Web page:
Running with Scissors

MOTHER ISSUES Cross, left, can't believe Benning's bad choices.
MOTHER ISSUES Cross, left, can’t believe Benning’s bad choices.

Time Out says

At what point was it decided that anyone with a car-wreck childhood could become an author? The rise of the confessional memoir has subjected readers to any number of torrid, true-life tales ending in redemption (and six-figure book deals), but Augusten Burroughs’s hilarious, profane contribution was a cut above the Mary Karrs and James Freys flooding the market. Fittingly, Ryan Murphy (TV’s Nip/Tuck) has created something just as dementedly comic with the screen version, detailing each of the absurd and tragic figures with tongue firmly in tearstained cheek. There’s Dr. Finch (Cox), the Eugene Landy--like psychiatrist who studies his own bowel movements; Finch’s wild-child daughter Natalie (Wood); Augusten’s mom (Bening), a would-be poet and the world’s worst parent; and finally Augusten himself (Cross), who looks on in horror as things continually go from bad to Chernobyl.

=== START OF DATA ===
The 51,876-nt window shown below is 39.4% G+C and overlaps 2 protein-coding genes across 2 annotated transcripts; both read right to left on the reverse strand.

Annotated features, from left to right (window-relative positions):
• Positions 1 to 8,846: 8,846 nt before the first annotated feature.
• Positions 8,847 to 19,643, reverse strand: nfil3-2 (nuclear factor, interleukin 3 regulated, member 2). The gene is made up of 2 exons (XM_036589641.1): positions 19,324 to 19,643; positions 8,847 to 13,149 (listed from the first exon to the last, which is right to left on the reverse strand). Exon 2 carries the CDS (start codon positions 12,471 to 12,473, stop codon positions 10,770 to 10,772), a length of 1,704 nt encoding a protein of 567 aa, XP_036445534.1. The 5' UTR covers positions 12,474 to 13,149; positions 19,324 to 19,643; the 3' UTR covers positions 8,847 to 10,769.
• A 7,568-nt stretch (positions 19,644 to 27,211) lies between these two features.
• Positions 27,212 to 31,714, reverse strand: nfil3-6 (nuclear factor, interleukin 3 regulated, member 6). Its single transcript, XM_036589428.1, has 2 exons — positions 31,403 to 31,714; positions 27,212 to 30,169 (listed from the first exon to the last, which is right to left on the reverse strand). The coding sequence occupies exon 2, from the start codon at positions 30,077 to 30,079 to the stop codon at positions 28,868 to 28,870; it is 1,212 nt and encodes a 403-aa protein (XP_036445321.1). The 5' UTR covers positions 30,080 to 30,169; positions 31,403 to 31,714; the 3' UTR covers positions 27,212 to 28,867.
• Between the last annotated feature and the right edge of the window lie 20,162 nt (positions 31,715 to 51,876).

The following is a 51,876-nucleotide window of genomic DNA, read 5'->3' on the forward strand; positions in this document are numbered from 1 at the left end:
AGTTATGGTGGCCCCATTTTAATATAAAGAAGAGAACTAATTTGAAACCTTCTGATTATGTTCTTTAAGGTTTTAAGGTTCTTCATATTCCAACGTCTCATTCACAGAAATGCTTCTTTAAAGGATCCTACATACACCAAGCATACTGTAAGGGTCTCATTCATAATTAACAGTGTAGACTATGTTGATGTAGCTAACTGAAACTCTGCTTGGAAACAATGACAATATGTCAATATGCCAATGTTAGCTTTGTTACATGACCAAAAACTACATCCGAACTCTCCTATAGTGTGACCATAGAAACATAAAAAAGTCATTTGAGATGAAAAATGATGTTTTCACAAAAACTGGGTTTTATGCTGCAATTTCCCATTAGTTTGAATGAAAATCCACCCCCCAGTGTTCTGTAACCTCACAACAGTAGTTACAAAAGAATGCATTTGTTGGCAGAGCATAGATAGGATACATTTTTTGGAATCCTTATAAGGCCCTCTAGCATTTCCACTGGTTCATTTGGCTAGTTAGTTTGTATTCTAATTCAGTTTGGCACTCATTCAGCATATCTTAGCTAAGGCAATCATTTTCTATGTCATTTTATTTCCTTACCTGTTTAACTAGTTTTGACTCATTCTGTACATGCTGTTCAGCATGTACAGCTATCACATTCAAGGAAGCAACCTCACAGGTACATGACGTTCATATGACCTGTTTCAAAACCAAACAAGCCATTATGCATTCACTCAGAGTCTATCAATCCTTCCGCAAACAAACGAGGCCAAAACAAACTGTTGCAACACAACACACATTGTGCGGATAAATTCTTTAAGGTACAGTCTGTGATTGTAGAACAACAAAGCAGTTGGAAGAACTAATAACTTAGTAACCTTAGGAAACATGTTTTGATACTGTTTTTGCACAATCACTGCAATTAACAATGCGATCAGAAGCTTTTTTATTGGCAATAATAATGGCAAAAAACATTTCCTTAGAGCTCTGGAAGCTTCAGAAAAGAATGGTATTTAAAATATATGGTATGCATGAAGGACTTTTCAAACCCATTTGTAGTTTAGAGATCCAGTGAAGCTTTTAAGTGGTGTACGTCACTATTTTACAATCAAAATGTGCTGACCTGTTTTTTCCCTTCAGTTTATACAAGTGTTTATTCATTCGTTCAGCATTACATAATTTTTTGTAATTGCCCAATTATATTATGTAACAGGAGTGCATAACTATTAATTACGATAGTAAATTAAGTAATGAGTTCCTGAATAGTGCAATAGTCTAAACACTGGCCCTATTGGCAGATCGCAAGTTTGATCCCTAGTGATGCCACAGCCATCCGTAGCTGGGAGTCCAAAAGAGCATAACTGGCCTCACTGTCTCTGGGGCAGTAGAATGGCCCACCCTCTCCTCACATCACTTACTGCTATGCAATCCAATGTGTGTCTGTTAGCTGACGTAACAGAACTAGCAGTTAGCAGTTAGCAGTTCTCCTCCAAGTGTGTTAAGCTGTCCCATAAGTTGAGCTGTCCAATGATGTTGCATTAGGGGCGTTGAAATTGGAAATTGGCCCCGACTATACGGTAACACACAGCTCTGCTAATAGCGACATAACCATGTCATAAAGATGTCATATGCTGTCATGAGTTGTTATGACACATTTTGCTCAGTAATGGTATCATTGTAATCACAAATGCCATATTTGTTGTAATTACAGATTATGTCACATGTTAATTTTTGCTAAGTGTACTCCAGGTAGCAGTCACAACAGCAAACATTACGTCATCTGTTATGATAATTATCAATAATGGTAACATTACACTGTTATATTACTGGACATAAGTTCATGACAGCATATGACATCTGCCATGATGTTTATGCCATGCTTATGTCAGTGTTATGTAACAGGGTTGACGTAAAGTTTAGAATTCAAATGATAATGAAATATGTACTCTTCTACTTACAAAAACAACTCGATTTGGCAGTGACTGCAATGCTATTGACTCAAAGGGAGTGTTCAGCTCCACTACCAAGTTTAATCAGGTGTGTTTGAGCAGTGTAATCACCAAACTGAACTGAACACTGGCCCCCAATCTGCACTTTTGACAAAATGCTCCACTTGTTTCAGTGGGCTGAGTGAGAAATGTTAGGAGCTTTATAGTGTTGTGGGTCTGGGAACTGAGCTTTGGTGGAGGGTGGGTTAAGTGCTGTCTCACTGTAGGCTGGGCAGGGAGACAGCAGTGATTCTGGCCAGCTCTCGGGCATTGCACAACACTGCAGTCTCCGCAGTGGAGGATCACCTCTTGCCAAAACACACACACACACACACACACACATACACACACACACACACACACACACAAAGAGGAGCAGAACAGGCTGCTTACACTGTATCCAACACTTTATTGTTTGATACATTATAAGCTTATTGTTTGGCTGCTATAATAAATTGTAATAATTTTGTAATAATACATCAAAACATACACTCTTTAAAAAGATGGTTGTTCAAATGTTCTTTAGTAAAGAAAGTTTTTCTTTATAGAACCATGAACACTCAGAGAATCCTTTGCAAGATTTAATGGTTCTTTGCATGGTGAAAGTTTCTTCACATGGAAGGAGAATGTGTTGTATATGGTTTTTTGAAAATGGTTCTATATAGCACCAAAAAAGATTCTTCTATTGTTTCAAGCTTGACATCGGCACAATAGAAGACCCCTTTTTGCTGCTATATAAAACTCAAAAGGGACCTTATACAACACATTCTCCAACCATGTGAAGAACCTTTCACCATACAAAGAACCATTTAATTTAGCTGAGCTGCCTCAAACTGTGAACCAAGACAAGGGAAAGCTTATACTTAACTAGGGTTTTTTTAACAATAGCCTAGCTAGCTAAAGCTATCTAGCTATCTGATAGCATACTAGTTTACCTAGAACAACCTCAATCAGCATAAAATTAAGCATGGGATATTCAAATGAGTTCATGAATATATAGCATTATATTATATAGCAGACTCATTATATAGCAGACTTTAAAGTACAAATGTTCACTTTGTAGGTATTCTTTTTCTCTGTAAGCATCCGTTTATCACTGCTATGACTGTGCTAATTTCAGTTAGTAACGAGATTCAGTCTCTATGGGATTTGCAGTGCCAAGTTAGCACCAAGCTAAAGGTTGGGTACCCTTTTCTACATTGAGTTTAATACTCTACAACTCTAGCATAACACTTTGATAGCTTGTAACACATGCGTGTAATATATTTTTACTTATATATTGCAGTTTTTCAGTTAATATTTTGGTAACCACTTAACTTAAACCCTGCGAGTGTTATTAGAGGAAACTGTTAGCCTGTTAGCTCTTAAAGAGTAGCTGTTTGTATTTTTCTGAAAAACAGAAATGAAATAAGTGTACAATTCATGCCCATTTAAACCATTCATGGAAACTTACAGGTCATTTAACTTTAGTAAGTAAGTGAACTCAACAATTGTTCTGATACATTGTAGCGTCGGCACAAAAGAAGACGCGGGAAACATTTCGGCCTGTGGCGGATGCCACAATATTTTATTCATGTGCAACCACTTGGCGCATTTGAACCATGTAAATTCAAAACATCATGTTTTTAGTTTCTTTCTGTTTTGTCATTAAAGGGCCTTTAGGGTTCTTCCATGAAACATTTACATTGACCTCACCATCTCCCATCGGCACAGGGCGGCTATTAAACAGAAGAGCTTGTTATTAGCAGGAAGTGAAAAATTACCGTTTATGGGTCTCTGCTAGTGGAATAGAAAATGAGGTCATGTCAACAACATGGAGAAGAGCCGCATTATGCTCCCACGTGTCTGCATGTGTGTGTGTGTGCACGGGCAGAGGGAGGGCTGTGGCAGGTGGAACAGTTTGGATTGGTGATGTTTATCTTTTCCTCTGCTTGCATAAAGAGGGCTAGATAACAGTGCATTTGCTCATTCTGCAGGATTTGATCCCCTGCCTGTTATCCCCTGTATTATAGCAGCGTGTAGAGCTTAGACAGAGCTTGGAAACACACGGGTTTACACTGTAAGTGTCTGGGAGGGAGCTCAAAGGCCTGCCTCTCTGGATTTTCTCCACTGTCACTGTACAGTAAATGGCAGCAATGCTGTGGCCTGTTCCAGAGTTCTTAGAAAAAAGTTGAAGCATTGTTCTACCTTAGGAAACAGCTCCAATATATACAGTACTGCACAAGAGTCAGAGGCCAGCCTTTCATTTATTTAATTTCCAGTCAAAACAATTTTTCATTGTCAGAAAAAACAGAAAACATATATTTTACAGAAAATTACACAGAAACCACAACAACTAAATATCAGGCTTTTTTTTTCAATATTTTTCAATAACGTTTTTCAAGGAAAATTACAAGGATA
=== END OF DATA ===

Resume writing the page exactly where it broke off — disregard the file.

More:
Both the director and his cast have a gift for locating pathos in the characters’ psychobabble, especially Bening, whose deft performance offers the scariest portrayal of motherhood since Faye Dunaway admonished wire-hanger usage. But the film’s excesses come dangerously close to eclipsing its good qualities; the set design doesn’t suggest the period so much as a pathological ’70s parody, and the K-Tel soundtrack lays on the ironic aural kitsch far too thickly. The self-consciousness associated with most memoirists’ prose is present in Murphy’s moviemaking choices; nonetheless Running with Scissors does justice to Burroughs’s unusual formative years. Its shag-carpeted season in hell still makes most visions of crazy come off like a cakewalk. (Opens Fri; Click here for venues.)—David Fear



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